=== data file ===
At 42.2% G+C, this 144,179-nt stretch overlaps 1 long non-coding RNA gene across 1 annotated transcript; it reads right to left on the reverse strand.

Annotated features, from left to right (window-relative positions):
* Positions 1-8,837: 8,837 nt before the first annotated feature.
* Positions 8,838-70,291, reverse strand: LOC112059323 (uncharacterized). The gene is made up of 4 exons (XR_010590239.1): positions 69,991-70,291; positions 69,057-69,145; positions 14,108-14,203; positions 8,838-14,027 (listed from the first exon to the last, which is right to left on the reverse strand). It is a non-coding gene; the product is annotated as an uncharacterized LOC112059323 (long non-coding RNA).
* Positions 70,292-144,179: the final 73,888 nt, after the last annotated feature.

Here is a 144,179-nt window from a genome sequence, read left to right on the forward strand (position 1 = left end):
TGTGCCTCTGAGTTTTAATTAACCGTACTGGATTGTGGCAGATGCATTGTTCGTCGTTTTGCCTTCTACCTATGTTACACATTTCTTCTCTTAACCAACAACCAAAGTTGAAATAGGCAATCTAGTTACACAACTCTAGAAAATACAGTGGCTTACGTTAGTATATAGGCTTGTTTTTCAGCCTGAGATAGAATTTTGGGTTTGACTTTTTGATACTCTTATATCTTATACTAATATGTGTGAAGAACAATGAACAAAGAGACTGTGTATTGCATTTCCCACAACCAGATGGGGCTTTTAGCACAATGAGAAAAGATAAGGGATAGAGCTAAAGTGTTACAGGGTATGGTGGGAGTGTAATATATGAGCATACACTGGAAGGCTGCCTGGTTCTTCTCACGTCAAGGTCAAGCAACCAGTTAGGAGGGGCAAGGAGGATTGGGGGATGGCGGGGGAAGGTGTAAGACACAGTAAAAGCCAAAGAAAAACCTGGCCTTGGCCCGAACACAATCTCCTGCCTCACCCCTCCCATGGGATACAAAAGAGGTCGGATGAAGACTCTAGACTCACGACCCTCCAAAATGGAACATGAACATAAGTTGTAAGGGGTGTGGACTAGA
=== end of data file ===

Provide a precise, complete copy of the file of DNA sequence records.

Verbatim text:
At 42.2% G+C, this 144,179-nt stretch overlaps 1 long non-coding RNA gene across 1 annotated transcript; it reads right to left on the reverse strand.

Annotated features, from left to right (window-relative positions):
* Positions 1-8,837: 8,837 nt before the first annotated feature.
* Positions 8,838-70,291, reverse strand: LOC112059323 (uncharacterized). The gene is made up of 4 exons (XR_010590239.1): positions 69,991-70,291; positions 69,057-69,145; positions 14,108-14,203; positions 8,838-14,027 (listed from the first exon to the last, which is right to left on the reverse strand). It is a non-coding gene; the product is annotated as an uncharacterized LOC112059323 (long non-coding RNA).
* Positions 70,292-144,179: the final 73,888 nt, after the last annotated feature.

Here is a 144,179-nt window from a genome sequence, read left to right on the forward strand (position 1 = left end):
TGTGCCTCTGAGTTTTAATTAACCGTACTGGATTGTGGCAGATGCATTGTTCGTCGTTTTGCCTTCTACCTATGTTACACATTTCTTCTCTTAACCAACAACCAAAGTTGAAATAGGCAATCTAGTTACACAACTCTAGAAAATACAGTGGCTTACGTTAGTATATAGGCTTGTTTTTCAGCCTGAGATAGAATTTTGGGTTTGACTTTTTGATACTCTTATATCTTATACTAATATGTGTGAAGAACAATGAACAAAGAGACTGTGTATTGCATTTCCCACAACCAGATGGGGCTTTTAGCACAATGAGAAAAGATAAGGGATAGAGCTAAAGTGTTACAGGGTATGGTGGGAGTGTAATATATGAGCATACACTGGAAGGCTGCCTGGTTCTTCTCACGTCAAGGTCAAGCAACCAGTTAGGAGGGGCAAGGAGGATTGGGGGATGGCGGGGGAAGGTGTAAGACACAGTAAAAGCCAAAGAAAAACCTGGCCTTGGCCCGAACACAATCTCCTGCCTCACCCCTCCCATGGGATACAAAAGAGGTCGGATGAAGACTCTAGACTCACGACCCTCCAAAATGGAACATGAACATAAGTTGTAAGGGGTGTGGACTAGA